The other thing to keep in mind is you have sampling issues. With only 14 games played the opponent mix won’t necessarily be balanced. They might play a lot of top running offenses, or just a game without their run stuffing LB who is out for a concussion will skew the results. Keep in mind that the difference between allowing 3.5 YPC and 4.5 YPC is roughly 25-30 yards per game allowed.

  • AlbertInTucson

    Another broadcast great, Dick Enberg, gone at 82.

    • CanadaBear

      Johnny posted that at the end of the last thread. He worked pretty much right up to the end.

  • CanadaBear

    I believe the Bears job is definitely a coveted one. Partly because of the QB situation but as much as anything else, if you are successful, the town is yours. Every HC candidate thinks they will be successful. George doesn’t look very patient these days but a few wins would go a long way. The real downside is Pace. Do prospective candidates think he’s the real deal? If not, they won’t be signing on unless they have no other prospects.

    • willbest

      If a Browns HC brought home a lombardi trophy there would be a 50 statue of him outside the stadium.

      • CanadaBear

        But you would still be in Cleveland.

        • willbest
          • Big Mike

            Illinois is what happens when income inequality takes root. Chicagoland is a great place to live if you have some money. The population loss is primarily from Chicago. Too cold, too expensive, things are stacked against anyone not making $150k.

          • willbest

            I am not really following what you mean. California GINI is worse than IL and its still seeing positive (although slowing) population growth. So income inequality is not in and of itself a cause for population outflow.

          • Big Mike

            A state level comparison really isn’t meaningful when looking at the impact on net migration. Chicago and LA for example have comparable GINI coefficients. LA is worse. But that is the nature of Hollywood. Chicago is supposed to be a “working man’s” town. My point is income inequality hits cities like Chicago quite hard. It’s a silent killer of the economy. If social mobility (weak middle class) isn’t a reality, people bail.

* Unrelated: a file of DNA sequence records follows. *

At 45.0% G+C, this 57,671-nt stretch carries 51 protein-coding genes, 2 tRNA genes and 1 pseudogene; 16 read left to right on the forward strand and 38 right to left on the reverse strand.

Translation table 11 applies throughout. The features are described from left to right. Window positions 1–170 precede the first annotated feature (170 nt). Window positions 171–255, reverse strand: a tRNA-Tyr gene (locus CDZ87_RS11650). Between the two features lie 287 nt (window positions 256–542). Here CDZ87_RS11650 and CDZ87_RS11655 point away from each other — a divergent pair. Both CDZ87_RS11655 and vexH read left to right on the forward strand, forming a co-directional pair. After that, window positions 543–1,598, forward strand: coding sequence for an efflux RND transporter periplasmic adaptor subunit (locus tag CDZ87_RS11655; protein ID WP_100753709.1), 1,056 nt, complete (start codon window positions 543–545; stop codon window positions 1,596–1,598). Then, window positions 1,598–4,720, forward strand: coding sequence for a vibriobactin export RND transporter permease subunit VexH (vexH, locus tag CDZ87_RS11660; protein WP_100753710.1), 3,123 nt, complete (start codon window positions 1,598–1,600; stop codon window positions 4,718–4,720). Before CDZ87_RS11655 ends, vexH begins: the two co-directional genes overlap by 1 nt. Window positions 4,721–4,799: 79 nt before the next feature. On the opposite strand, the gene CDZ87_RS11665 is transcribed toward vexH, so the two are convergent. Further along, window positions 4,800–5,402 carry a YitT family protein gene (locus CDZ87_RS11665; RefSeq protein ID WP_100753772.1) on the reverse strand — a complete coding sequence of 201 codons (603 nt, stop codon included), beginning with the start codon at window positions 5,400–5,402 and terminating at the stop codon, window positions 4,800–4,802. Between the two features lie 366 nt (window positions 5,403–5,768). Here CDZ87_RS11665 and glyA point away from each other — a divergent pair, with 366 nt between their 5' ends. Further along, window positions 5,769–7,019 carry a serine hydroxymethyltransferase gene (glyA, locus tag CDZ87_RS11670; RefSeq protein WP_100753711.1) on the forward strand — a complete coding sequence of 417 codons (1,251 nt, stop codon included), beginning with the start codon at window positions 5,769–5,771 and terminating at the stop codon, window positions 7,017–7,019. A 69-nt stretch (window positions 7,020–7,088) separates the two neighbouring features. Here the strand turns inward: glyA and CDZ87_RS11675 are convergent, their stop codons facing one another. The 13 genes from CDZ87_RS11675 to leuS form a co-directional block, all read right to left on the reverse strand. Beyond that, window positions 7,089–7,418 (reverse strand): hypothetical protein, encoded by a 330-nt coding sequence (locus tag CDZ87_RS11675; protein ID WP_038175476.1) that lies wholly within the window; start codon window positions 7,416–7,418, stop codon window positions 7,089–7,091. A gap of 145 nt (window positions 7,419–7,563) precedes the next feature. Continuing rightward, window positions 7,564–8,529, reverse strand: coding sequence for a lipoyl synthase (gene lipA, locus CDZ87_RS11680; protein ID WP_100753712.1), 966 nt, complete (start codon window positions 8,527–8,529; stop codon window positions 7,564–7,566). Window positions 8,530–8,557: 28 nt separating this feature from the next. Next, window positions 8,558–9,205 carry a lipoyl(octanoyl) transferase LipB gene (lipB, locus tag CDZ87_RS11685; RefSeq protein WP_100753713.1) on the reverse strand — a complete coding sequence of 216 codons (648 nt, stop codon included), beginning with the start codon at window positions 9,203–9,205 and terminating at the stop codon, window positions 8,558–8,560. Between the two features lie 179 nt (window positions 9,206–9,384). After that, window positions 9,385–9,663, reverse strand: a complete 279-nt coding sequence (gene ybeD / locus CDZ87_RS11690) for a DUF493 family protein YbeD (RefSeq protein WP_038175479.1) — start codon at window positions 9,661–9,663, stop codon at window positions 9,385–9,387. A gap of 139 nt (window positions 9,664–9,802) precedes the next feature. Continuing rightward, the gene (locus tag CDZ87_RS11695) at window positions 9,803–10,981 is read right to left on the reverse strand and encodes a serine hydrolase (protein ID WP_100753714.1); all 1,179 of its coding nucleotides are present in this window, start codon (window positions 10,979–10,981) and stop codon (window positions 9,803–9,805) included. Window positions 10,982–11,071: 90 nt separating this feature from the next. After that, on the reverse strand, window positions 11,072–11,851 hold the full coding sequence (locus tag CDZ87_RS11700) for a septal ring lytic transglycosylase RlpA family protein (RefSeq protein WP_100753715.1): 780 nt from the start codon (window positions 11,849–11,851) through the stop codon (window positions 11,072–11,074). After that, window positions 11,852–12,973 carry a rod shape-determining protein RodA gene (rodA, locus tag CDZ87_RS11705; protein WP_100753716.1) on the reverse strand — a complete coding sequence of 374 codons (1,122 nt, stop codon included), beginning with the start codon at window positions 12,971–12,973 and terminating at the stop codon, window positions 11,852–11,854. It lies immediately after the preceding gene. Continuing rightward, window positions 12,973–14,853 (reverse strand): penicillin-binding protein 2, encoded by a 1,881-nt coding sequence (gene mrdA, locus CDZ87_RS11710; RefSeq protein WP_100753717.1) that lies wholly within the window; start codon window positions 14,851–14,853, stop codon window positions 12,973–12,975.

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          • willbest

            So are you saying that the perception of a city is more important than the inequality. The people in LA don’t leave because they accept that they are “swinging for the fences”?

            Thats more of an opportunity argument than an inequality argument. I don’t think the two go hand in hand. And in fact if you look at a list of GINI countries you are going to find a lot of equal countries you would have zero interest in living in.

            A lack of opportunity seems to be far more on point.

            http://www.chicagotribune.com/news/local/breaking/ct-illinois-population-decline-met-20161220-story.html

          • Big Mike

            You are right. A lack of opportunity is almost always present when there is income inequality. Income inequality is a measurement not a cause. When opportunity leaves, income redistributes. We’re way off topic, but as the people making the rules stack the deck in their favor, (politics, economics, regulations, even religion) the notion of a fair game, or “opportunity” is diminished. It’s the dystopian society of the “hunger games”, 1984 etc.

          • willbest

            income inequality is primarily the result of productivity inequality. This is blatantly obvious when you look at the salaries of NFL players but it applies pretty much everywhere outside of the threat of force too.